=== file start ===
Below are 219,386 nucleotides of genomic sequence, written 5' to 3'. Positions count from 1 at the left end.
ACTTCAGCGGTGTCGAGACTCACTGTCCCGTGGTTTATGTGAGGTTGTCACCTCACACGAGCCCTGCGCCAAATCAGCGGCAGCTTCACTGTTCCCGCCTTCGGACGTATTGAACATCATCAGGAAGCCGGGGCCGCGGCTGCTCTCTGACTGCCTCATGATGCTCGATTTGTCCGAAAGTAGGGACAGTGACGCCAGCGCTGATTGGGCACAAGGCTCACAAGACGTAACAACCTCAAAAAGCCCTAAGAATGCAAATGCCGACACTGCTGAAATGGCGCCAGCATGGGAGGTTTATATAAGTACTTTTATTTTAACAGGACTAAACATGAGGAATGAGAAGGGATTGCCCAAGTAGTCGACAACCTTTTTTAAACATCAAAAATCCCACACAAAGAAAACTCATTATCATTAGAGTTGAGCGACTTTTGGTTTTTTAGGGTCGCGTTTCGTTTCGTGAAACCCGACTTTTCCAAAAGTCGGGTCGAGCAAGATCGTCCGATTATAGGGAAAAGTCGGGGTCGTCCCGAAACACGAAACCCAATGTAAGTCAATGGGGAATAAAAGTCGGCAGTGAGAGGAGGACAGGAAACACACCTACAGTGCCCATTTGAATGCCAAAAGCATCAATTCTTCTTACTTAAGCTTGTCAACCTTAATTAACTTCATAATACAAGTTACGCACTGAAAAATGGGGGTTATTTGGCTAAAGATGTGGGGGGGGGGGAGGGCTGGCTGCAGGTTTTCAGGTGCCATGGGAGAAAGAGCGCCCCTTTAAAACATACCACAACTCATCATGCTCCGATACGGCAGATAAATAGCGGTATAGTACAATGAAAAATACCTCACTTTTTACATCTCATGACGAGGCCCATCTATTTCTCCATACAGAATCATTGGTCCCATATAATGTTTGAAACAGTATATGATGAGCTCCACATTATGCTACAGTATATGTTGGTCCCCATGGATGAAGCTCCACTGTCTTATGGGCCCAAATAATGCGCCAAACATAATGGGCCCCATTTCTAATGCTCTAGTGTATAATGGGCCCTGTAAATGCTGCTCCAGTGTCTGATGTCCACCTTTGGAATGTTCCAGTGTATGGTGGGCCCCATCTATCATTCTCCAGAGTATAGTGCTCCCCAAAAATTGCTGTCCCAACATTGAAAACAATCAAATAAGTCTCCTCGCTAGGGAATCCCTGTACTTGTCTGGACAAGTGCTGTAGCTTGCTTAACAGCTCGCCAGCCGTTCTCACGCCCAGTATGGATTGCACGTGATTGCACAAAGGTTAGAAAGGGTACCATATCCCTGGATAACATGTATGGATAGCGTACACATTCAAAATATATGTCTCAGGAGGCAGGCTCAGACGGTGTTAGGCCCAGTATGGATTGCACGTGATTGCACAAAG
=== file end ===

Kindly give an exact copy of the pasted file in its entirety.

Below are 219,386 nucleotides of genomic sequence, written 5' to 3'. Positions count from 1 at the left end.
ACTTCAGCGGTGTCGAGACTCACTGTCCCGTGGTTTATGTGAGGTTGTCACCTCACACGAGCCCTGCGCCAAATCAGCGGCAGCTTCACTGTTCCCGCCTTCGGACGTATTGAACATCATCAGGAAGCCGGGGCCGCGGCTGCTCTCTGACTGCCTCATGATGCTCGATTTGTCCGAAAGTAGGGACAGTGACGCCAGCGCTGATTGGGCACAAGGCTCACAAGACGTAACAACCTCAAAAAGCCCTAAGAATGCAAATGCCGACACTGCTGAAATGGCGCCAGCATGGGAGGTTTATATAAGTACTTTTATTTTAACAGGACTAAACATGAGGAATGAGAAGGGATTGCCCAAGTAGTCGACAACCTTTTTTAAACATCAAAAATCCCACACAAAGAAAACTCATTATCATTAGAGTTGAGCGACTTTTGGTTTTTTAGGGTCGCGTTTCGTTTCGTGAAACCCGACTTTTCCAAAAGTCGGGTCGAGCAAGATCGTCCGATTATAGGGAAAAGTCGGGGTCGTCCCGAAACACGAAACCCAATGTAAGTCAATGGGGAATAAAAGTCGGCAGTGAGAGGAGGACAGGAAACACACCTACAGTGCCCATTTGAATGCCAAAAGCATCAATTCTTCTTACTTAAGCTTGTCAACCTTAATTAACTTCATAATACAAGTTACGCACTGAAAAATGGGGGTTATTTGGCTAAAGATGTGGGGGGGGGGGAGGGCTGGCTGCAGGTTTTCAGGTGCCATGGGAGAAAGAGCGCCCCTTTAAAACATACCACAACTCATCATGCTCCGATACGGCAGATAAATAGCGGTATAGTACAATGAAAAATACCTCACTTTTTACATCTCATGACGAGGCCCATCTATTTCTCCATACAGAATCATTGGTCCCATATAATGTTTGAAACAGTATATGATGAGCTCCACATTATGCTACAGTATATGTTGGTCCCCATGGATGAAGCTCCACTGTCTTATGGGCCCAAATAATGCGCCAAACATAATGGGCCCCATTTCTAATGCTCTAGTGTATAATGGGCCCTGTAAATGCTGCTCCAGTGTCTGATGTCCACCTTTGGAATGTTCCAGTGTATGGTGGGCCCCATCTATCATTCTCCAGAGTATAGTGCTCCCCAAAAATTGCTGTCCCAACATTGAAAACAATCAAATAAGTCTCCTCGCTAGGGAATCCCTGTACTTGTCTGGACAAGTGCTGTAGCTTGCTTAACAGCTCGCCAGCCGTTCTCACGCCCAGTATGGATTGCACGTGATTGCACAAAGGTTAGAAAGGGTACCATATCCCTGGATAACATGTATGGATAGCGTACACATTCAAAATATATGTCTCAGGAGGCAGGCTCAGACGGTGTTAGGCCCAGTATGGATTGCACGTGATTGCACAAAG